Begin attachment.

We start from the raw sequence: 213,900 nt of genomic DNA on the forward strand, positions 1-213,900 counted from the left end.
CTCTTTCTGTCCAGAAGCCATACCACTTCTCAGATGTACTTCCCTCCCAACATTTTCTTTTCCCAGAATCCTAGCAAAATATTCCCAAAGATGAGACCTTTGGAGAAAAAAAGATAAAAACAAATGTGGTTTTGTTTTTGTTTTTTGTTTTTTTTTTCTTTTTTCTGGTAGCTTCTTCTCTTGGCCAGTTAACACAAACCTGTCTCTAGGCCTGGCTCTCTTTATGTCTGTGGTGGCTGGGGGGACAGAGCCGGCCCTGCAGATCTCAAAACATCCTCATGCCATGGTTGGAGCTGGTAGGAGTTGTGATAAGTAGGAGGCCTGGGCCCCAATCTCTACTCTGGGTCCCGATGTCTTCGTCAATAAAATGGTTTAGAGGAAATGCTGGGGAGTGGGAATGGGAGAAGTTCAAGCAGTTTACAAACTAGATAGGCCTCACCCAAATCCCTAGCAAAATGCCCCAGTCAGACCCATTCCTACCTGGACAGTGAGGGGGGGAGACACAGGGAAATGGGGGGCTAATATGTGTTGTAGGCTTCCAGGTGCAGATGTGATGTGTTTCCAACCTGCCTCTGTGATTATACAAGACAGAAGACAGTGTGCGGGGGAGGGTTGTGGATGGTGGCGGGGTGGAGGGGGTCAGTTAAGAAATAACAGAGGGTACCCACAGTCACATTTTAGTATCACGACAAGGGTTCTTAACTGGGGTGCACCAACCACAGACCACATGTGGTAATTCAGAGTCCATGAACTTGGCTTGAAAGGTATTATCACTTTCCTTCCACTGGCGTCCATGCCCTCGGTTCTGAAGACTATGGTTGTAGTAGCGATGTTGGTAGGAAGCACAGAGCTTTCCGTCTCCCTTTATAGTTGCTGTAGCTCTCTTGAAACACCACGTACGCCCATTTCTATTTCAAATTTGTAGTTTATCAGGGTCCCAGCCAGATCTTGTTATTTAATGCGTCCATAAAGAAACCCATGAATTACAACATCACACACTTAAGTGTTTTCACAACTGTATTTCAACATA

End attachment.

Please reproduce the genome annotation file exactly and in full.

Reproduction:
We start from the raw sequence: 213,900 nt of genomic DNA on the forward strand, positions 1-213,900 counted from the left end.
CTCTTTCTGTCCAGAAGCCATACCACTTCTCAGATGTACTTCCCTCCCAACATTTTCTTTTCCCAGAATCCTAGCAAAATATTCCCAAAGATGAGACCTTTGGAGAAAAAAAGATAAAAACAAATGTGGTTTTGTTTTTGTTTTTTGTTTTTTTTTTCTTTTTTCTGGTAGCTTCTTCTCTTGGCCAGTTAACACAAACCTGTCTCTAGGCCTGGCTCTCTTTATGTCTGTGGTGGCTGGGGGGACAGAGCCGGCCCTGCAGATCTCAAAACATCCTCATGCCATGGTTGGAGCTGGTAGGAGTTGTGATAAGTAGGAGGCCTGGGCCCCAATCTCTACTCTGGGTCCCGATGTCTTCGTCAATAAAATGGTTTAGAGGAAATGCTGGGGAGTGGGAATGGGAGAAGTTCAAGCAGTTTACAAACTAGATAGGCCTCACCCAAATCCCTAGCAAAATGCCCCAGTCAGACCCATTCCTACCTGGACAGTGAGGGGGGGAGACACAGGGAAATGGGGGGCTAATATGTGTTGTAGGCTTCCAGGTGCAGATGTGATGTGTTTCCAACCTGCCTCTGTGATTATACAAGACAGAAGACAGTGTGCGGGGGAGGGTTGTGGATGGTGGCGGGGTGGAGGGGGTCAGTTAAGAAATAACAGAGGGTACCCACAGTCACATTTTAGTATCACGACAAGGGTTCTTAACTGGGGTGCACCAACCACAGACCACATGTGGTAATTCAGAGTCCATGAACTTGGCTTGAAAGGTATTATCACTTTCCTTCCACTGGCGTCCATGCCCTCGGTTCTGAAGACTATGGTTGTAGTAGCGATGTTGGTAGGAAGCACAGAGCTTTCCGTCTCCCTTTATAGTTGCTGTAGCTCTCTTGAAACACCACGTACGCCCATTTCTATTTCAAATTTGTAGTTTATCAGGGTCCCAGCCAGATCTTGTTATTTAATGCGTCCATAAAGAAACCCATGAATTACAACATCACACACTTAAGTGTTTTCACAACTGTATTTCAACATA